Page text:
The person threatening to gate the road owns property on both sides of the road but not all properties on this road.
No, it is not legal for a private individual to erect a gate on a county- owned or -maintained roadway. However, an individual might petition the county to vacate the right-of-way through a public process governed by section 336.09, Fla. Stat. This process requires notice to affected property owners and an opportunity for those property owners to be heard and to participate in the process. If the county were to grant the vacating petition, title to the abandoned right-of-way would vest in abutting property owners. Thus, the owner of whom you speak would own the portion of the road abutting his or her property. Other owners would own other portions of the vacated roadway abutting their own properties, usually to the mid-point of the vacated right-of-way. The other property owners would also be entitled to a way of necessity, or an easement, across the vacated area in order to access their properties if the vacated roadway is their only access.See question
I own the condo and my stepmother has a life use deed and wants to give up her life use of the condo. What do I need in Florida to accomplish this?
If your stepmother has a life estate she could convey her life estate to you by deed. If the deed says something to the effect of You as owner, subject to a life estate in Stepmother...or Stepmother as to a life estate, and You as remainderman, then once Stepmother conveys her life estate interest to You, then by doctrine of merger You own in fee simple. You should have a real estate attorney verify the manner in which title is held, and prepare the deed accordingly.See question
A builder built a house next to mine without proper drainage. The problem was pointed out several times to the builder and the drainage dept I was given a plan by the drainage dept. and an email from the drainage dept head that the new property w...
You may have a cause of action against the owner of the adjacent property under theories of trespass, negligence, private nuisance, and possibly others. One way to approach this would be to engage an attorney to serve a demand on the property owner to correct the drainage problem. It would be advisable to have your own independent expert evaluation of the drainage system. If the owner is cooperative s/he might do the right thing and take corrective action. If not, your only recourse might be to sue. You may have a cause of action against the permitting entity (city) as well, but in my opinion a suit against the property owner would be more effective.
Another approach would be to report the problem to the water management district or Department of Environmental Protection. One of these agencies likely issued an Environmental Resource Permit for the stormwater system. If the water management district or DEP permitted the storm water system, and the storm water system was not constructed according to the permit requirements, that is a violation of the permit conditions and the water management district or DEP might institute an enforcement action, saving you the trouble (and money).
I believe you will need to contact an attorney to help you with this.See question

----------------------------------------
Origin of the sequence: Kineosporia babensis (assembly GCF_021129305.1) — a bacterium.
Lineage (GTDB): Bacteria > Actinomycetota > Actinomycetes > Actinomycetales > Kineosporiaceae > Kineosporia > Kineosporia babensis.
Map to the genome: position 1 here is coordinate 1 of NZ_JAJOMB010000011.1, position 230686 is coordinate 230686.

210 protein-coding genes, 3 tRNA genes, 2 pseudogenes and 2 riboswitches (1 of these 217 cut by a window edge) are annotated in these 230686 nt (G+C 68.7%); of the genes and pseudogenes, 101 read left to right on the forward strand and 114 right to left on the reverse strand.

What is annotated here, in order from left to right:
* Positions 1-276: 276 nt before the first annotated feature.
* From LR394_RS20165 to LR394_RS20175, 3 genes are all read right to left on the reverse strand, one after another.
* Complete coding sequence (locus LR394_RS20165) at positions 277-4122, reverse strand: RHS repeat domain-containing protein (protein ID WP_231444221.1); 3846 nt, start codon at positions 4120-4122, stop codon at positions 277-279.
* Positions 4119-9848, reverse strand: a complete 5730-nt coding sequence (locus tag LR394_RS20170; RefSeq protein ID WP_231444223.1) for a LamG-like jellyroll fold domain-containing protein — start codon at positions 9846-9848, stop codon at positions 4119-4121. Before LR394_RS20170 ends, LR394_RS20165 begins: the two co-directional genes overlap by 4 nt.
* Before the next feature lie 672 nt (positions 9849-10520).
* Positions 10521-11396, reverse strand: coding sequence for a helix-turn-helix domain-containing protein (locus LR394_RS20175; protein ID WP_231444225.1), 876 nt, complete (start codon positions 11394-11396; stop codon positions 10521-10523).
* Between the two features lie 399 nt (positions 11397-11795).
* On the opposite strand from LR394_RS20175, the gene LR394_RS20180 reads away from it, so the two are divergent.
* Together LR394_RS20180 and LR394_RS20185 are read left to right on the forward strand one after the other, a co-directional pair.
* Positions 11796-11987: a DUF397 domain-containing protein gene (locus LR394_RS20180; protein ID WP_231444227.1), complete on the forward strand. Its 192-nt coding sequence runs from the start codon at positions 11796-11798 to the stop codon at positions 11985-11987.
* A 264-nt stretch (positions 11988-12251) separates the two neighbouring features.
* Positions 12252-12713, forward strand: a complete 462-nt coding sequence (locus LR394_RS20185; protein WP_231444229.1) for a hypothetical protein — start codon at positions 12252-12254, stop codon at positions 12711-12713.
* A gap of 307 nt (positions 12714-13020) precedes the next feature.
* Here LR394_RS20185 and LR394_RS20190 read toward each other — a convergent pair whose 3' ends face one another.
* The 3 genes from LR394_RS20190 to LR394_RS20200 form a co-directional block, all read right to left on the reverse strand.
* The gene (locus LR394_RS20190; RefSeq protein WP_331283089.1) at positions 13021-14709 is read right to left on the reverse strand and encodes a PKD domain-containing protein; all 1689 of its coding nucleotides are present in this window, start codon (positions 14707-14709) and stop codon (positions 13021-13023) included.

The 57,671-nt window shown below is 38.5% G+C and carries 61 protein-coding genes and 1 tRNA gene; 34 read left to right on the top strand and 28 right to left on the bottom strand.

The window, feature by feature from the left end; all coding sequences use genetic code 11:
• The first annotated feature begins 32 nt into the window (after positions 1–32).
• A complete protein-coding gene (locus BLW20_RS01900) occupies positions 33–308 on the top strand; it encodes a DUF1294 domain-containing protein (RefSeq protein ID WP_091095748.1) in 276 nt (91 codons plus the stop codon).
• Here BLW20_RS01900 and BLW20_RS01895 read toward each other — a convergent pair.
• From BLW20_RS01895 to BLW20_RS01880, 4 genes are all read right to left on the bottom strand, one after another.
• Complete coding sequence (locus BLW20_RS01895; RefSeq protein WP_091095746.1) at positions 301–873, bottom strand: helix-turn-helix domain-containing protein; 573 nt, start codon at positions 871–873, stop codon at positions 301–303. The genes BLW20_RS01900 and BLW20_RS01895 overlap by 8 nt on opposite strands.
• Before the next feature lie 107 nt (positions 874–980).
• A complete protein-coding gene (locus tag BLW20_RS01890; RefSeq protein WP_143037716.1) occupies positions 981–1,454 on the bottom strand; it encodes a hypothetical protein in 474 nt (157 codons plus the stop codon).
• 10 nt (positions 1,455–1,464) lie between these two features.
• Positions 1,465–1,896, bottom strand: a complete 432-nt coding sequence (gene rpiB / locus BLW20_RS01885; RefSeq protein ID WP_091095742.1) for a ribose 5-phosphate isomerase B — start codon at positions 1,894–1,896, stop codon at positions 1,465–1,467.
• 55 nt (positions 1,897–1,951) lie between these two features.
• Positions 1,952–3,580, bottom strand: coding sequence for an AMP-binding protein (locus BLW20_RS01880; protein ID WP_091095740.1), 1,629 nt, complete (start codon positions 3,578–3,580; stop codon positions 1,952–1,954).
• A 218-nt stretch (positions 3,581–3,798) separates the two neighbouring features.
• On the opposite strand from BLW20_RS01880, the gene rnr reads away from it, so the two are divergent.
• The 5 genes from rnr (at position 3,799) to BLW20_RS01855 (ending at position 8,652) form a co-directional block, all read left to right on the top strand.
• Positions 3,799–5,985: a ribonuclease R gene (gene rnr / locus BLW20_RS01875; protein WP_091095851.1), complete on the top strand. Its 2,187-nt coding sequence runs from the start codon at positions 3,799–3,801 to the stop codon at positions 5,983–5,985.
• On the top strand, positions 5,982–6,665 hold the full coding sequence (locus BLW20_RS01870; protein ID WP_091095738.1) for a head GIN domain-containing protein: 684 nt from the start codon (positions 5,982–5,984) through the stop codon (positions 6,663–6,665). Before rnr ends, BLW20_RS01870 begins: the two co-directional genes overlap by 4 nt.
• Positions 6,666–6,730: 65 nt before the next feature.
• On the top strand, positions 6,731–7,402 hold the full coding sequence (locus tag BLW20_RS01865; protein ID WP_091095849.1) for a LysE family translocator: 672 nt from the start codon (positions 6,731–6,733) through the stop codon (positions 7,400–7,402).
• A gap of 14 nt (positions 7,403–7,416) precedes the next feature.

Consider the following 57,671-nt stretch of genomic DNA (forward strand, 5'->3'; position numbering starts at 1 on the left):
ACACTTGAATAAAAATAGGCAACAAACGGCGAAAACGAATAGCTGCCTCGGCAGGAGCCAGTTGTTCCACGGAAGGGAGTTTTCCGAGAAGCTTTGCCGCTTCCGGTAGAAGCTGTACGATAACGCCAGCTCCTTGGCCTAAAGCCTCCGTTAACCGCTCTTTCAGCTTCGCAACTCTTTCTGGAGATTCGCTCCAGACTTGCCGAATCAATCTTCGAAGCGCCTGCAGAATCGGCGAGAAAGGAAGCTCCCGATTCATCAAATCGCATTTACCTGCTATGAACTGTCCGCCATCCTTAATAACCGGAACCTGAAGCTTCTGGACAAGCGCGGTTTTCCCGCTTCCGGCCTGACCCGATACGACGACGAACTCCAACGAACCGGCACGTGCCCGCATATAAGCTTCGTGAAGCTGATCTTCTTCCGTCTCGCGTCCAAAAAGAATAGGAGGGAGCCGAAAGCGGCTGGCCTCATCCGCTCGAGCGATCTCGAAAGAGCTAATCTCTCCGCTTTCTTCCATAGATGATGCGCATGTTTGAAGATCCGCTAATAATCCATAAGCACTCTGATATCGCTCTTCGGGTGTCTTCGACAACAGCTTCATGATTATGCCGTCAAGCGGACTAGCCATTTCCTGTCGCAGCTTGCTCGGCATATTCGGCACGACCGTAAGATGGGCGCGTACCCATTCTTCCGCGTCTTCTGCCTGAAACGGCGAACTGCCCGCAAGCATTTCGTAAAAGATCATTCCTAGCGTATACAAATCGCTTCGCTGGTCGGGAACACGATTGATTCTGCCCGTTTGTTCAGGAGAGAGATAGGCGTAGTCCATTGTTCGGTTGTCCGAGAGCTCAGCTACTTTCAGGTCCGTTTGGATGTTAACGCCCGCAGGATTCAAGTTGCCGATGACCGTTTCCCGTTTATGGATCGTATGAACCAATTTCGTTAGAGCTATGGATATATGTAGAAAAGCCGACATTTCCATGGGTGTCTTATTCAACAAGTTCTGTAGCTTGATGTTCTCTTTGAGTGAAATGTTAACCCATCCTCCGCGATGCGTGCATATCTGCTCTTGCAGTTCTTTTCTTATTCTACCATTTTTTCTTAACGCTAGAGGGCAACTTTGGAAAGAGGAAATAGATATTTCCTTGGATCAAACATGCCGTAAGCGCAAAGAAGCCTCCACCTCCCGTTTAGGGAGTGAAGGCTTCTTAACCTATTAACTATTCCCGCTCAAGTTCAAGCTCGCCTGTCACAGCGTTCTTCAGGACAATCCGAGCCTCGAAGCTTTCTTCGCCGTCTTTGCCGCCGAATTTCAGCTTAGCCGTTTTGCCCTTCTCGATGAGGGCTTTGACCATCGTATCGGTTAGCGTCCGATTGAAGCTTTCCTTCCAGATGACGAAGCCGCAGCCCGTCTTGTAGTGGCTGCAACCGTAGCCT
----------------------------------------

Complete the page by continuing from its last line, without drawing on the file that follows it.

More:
I plan on purchasing some vacant property with no roads or streets going to it. About 700 feet away there is a road running parallel with that property. To make an easement going from that property to the street running parallel would involve goi...
The answer to your question is...it depends. It depends on several facts that you have not disclosed in your question. First, section 704.01(1), Florida Statutes provides that an implied grant of a way of necessity is presumed if a landowner conveys lands to which there is no accessible right-of-way except over her or his own land. In such cases, an implied way of necessity is presumed only if there is no reasonable and practicable way of ingress and egress, and a way of necessity is reasonably necessary for the beneficial use or enjoyment of the portion of land granted. So, if you are purchasing the land from the owner of the adjacent land over which you need an easement, there might be an implied way of necessity. On the other hand, if that is not the case, section 704.01(2), Florida Statutes provides for a statutory way of necessity where land is being used (or will be used) for a dwelling or agriculture, where there is no practicable way of ingress and egress. A statutory way of necessity would provide access to the nearest road (either public or private). From the way you framed your question, it sounds like you may not be able to take advantage of an "implied" way of necessity. If that is the case, then you will need to acquire a way of necessity, or an easement. You may either approach the property owners and see if they are willing to convey (sell) an easement to you, and for what price. If they are not willing to negotiate with you, you may have to sue them to obtain a statutory way of necessity. Either way, you will have to pay the value of the easement rights. Keep in mind, an easement represents use rights only; it does not mean you own the land. You own only the right to use the land for a specific purpose (here, ingress and egress). Also, either way, you will need an attorney to prepare the easement instrument. It must be signed, witnessed, and notarized, and it must be recorded in the public records in the county where the property is located.See question